Greater county-level use of telemental health visits is associated with modest increases in contact with outpatient specialty mental healthcare professionals and a greater likelihood of follow-up after hospitalization for patients with serious mental illness, according to a study published in JAMA Network Open. Ateev Mehrotra, MD, MPH, examined a sample of fee-for-service Medicare claims for 118,170 beneficiaries with schizophrenia and related psychotic disorders and/or bipolar I disorder in 2,916 nonmetropolitan counties from 2010-2018. The fraction of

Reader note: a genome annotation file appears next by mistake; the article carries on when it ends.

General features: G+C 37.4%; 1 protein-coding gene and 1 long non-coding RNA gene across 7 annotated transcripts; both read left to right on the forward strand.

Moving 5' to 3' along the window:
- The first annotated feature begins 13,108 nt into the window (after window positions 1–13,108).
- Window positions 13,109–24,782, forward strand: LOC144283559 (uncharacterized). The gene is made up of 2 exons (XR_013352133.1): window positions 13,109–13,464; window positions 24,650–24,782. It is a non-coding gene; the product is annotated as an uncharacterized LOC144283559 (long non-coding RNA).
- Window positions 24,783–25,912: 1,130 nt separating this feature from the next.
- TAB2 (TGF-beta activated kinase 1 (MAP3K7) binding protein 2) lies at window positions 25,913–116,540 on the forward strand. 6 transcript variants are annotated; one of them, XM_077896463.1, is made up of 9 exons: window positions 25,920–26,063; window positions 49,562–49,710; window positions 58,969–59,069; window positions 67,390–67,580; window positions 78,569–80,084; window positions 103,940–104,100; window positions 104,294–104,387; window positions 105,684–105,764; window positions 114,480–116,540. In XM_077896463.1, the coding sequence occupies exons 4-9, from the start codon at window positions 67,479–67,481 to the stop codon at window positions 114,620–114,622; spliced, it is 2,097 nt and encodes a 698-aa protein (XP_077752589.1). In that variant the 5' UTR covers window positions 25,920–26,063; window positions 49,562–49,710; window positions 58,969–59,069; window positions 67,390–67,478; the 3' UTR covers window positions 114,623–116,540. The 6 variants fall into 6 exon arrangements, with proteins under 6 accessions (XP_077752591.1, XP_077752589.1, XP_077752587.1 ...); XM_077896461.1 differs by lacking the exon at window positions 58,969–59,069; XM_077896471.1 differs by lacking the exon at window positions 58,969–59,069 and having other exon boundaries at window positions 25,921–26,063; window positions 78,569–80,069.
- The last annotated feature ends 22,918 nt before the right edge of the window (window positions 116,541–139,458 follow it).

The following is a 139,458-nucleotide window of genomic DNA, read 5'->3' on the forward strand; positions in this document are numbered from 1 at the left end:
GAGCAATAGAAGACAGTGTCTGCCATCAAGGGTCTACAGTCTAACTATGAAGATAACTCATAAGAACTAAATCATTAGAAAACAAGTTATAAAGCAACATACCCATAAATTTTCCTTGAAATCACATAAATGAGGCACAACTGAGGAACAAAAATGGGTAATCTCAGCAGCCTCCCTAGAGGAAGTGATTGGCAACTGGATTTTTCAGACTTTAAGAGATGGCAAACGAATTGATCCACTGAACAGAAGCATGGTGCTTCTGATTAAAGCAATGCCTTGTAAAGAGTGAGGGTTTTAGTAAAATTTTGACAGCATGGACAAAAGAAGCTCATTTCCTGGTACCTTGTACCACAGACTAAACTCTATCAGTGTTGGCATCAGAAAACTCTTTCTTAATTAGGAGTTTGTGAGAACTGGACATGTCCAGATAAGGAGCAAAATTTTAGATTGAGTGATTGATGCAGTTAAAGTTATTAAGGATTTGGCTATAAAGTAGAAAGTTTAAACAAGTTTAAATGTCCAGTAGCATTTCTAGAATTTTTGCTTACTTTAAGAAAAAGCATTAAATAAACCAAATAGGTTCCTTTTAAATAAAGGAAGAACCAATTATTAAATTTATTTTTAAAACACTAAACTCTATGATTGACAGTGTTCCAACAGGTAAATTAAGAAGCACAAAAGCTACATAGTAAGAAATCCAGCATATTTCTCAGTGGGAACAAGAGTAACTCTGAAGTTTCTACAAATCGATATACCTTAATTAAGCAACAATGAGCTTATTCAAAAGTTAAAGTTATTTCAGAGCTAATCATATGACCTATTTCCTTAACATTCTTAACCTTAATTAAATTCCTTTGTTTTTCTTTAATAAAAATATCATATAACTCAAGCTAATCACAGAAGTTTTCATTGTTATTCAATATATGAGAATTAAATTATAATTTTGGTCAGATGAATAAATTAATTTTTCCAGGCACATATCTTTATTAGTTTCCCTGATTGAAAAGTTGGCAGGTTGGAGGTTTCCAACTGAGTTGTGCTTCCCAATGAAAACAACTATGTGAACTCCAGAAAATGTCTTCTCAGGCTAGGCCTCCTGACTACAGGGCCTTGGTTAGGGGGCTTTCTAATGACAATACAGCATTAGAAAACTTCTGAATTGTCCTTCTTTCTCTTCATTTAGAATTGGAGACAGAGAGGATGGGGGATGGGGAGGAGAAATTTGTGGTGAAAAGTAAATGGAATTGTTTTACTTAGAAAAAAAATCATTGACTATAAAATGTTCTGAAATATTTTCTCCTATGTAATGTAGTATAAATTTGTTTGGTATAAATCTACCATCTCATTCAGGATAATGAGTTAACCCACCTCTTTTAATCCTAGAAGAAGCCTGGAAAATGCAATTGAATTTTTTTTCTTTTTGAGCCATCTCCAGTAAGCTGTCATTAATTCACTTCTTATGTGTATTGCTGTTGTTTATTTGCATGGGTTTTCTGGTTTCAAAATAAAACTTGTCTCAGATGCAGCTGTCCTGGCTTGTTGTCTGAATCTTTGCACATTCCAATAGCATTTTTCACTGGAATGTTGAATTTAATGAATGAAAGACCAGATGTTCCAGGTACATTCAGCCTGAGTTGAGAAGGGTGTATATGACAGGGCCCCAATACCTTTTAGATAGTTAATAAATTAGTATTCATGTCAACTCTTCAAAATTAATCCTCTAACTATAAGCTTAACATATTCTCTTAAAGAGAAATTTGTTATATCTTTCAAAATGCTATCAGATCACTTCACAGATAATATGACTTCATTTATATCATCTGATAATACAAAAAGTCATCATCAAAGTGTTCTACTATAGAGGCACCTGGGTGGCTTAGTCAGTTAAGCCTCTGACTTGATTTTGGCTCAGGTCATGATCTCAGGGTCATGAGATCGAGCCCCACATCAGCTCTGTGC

counties that had high telemental health service use increased from 2% in 2010 to 17% in 2018, and there were 1.08 telemental health service visits per patient in 2018 in the high telemental health counties. Patients in high-use counties were 1.2 percentage points more likely to have a minimum number of specialty mental health service visits, 13.7 percentage points more likely to have outpatient follow-up within 7 days of a mental health hospitalization, and 0.47 percentage points more likely to be hospitalized in a year compared with counties with no telemental healthcare.